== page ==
HBO President Addresses ‘Confederate’ Backlash: ‘It’s a Risk Worth Taking’

TCA 2017: Casey Bloys says the way the show was announced was a “mistake”

Casey Bloys
Getty Images

HBO President Casey Bloys addressed the harsh backlash the network received surrounding “Game of Thrones” creators D.B. Weiss and David Benioff’s next project at the Television Critics Association press tour on Wednesday.

The series “Confederate,” which envisions an alternate reality in which the South successfully seceded from the Union and slavery still exists, was hit hard by detractors who saw the announcement as a potentially problematic project from the duo, who will be joined by Nichelle Tramble Spellman and Malcolm Spellman as executive producers.

“The bet for us is on our talent,” Bloys said. “We have a long history at HBO of betting on our talent, and we’re going to stand behind them … These four writers are at the top of their game. They could do anything they want. But this is what they feel passionately about, so I’m going to bet on that.”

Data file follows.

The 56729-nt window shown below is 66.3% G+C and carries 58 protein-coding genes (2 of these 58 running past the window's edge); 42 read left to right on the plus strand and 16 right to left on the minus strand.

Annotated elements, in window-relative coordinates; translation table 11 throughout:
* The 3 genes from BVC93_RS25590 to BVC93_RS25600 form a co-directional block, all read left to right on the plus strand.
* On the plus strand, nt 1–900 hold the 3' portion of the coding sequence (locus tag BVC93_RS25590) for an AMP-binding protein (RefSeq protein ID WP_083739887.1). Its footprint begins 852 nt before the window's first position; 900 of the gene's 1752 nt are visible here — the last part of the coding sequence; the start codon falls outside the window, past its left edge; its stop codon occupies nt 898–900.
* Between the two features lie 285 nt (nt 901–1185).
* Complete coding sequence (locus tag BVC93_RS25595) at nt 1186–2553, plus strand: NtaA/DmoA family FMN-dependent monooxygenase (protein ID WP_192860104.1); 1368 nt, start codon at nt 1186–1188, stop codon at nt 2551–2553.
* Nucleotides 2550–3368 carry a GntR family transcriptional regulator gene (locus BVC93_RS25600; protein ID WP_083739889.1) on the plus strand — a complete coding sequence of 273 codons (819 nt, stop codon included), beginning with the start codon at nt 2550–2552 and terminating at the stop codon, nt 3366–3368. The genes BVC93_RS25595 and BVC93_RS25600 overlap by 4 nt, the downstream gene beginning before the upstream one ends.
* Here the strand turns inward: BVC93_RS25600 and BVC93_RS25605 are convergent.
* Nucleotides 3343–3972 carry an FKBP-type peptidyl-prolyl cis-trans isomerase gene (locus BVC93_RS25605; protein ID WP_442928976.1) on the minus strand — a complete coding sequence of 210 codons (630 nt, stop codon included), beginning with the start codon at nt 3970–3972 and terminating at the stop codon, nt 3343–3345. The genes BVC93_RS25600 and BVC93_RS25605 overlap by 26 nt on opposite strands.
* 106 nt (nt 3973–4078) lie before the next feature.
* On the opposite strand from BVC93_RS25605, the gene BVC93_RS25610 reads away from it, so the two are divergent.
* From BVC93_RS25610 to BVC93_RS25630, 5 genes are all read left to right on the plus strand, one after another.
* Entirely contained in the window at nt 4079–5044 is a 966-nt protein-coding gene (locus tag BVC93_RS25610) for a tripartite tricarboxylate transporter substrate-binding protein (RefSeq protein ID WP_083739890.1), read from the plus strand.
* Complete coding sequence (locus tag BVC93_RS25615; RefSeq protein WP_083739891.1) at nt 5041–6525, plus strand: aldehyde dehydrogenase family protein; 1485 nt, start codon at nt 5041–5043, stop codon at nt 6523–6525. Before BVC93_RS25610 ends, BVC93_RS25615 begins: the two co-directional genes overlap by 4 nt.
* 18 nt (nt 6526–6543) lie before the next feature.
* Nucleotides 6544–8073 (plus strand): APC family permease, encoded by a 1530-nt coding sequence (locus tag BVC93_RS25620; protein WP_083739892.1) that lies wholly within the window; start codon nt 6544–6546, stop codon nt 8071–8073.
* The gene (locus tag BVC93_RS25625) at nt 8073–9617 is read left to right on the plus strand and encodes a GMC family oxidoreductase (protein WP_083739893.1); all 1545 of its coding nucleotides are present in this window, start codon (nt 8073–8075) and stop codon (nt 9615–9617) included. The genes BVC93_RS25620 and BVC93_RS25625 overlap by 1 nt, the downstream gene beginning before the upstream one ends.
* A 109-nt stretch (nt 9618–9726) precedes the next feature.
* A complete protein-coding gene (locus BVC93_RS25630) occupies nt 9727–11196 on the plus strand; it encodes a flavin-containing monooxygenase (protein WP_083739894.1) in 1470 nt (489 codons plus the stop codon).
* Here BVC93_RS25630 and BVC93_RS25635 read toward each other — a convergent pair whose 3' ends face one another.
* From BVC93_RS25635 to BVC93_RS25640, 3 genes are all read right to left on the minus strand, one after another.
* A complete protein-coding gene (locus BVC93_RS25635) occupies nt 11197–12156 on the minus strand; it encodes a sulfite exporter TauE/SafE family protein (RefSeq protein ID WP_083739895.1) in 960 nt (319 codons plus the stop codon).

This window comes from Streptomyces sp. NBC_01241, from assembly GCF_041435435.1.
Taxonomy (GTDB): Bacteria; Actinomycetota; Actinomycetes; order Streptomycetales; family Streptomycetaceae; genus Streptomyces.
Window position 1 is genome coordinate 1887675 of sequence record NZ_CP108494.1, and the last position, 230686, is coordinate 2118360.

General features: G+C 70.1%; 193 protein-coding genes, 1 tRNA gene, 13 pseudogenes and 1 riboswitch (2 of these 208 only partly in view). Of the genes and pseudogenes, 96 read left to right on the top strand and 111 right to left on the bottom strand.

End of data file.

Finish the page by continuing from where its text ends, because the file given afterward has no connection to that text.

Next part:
“They feel — and I support them — it’s a risk worth taking,” he said.

Bloys did admit that the way the show was rolled out to the public — in a press release with a logline, before any scripts were written or details were hashed out — was a “mistake.”

“I think we could’ve done a better job with the press rollout,” he said. “If I had to do it over again, what I would do to introduce the idea is what we ended up doing after the fact with the four producers, which is to have them sit with journalists.”

“Richard [Plepler, HBO Chairman and CEO] and I had the benefit of sitting with these four producers,” he explained. “We heard why they wanted to do the show, what they were excited about, why it was important to them. So we had that context. But I completely understand that somebody reading the press release would not have that at all.”

“Everybody understands that there is a high degree of difficulty with getting this right,” Bloys continued, adding that the series presents “a real opportunity to advance the racial discussion in America.”

“If you can draw a line between what we’re seeing in the country today with voter suppression, mass incarceration, lack of access to public eduction and healthcare,” he said. “And draw a direct line between that and our past and our shared history, that is an important line to draw and a conversation worth having.”